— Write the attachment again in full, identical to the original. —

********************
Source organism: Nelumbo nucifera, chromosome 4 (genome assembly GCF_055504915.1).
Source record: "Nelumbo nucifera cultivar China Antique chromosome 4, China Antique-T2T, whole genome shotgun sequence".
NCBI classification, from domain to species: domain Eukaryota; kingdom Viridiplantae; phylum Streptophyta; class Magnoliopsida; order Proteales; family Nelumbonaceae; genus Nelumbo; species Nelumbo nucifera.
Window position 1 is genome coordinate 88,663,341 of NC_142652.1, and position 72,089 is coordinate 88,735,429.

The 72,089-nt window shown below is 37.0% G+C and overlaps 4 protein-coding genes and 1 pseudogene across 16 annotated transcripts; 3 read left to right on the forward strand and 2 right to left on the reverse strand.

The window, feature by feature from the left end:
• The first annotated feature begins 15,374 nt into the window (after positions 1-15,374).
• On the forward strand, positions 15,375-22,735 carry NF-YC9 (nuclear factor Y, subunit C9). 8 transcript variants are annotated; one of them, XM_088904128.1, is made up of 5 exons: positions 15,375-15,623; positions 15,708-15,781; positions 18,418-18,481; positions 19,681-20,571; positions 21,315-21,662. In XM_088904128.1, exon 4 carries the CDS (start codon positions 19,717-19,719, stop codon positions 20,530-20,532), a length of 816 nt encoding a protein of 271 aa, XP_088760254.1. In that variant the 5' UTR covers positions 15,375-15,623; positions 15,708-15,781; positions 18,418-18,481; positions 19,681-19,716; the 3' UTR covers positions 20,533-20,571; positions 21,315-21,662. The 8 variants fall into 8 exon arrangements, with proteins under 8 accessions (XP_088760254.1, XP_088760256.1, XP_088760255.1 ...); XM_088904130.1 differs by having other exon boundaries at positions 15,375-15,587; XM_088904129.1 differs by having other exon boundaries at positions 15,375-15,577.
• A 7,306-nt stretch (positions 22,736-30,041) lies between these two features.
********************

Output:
Source organism: Nelumbo nucifera, chromosome 4 (genome assembly GCF_055504915.1).
Source record: "Nelumbo nucifera cultivar China Antique chromosome 4, China Antique-T2T, whole genome shotgun sequence".
NCBI classification, from domain to species: domain Eukaryota; kingdom Viridiplantae; phylum Streptophyta; class Magnoliopsida; order Proteales; family Nelumbonaceae; genus Nelumbo; species Nelumbo nucifera.
Window position 1 is genome coordinate 88,663,341 of NC_142652.1, and position 72,089 is coordinate 88,735,429.

The 72,089-nt window shown below is 37.0% G+C and overlaps 4 protein-coding genes and 1 pseudogene across 16 annotated transcripts; 3 read left to right on the forward strand and 2 right to left on the reverse strand.

The window, feature by feature from the left end:
• The first annotated feature begins 15,374 nt into the window (after positions 1-15,374).
• On the forward strand, positions 15,375-22,735 carry NF-YC9 (nuclear factor Y, subunit C9). 8 transcript variants are annotated; one of them, XM_088904128.1, is made up of 5 exons: positions 15,375-15,623; positions 15,708-15,781; positions 18,418-18,481; positions 19,681-20,571; positions 21,315-21,662. In XM_088904128.1, exon 4 carries the CDS (start codon positions 19,717-19,719, stop codon positions 20,530-20,532), a length of 816 nt encoding a protein of 271 aa, XP_088760254.1. In that variant the 5' UTR covers positions 15,375-15,623; positions 15,708-15,781; positions 18,418-18,481; positions 19,681-19,716; the 3' UTR covers positions 20,533-20,571; positions 21,315-21,662. The 8 variants fall into 8 exon arrangements, with proteins under 8 accessions (XP_088760254.1, XP_088760256.1, XP_088760255.1 ...); XM_088904130.1 differs by having other exon boundaries at positions 15,375-15,587; XM_088904129.1 differs by having other exon boundaries at positions 15,375-15,577.
• A 7,306-nt stretch (positions 22,736-30,041) lies between these two features.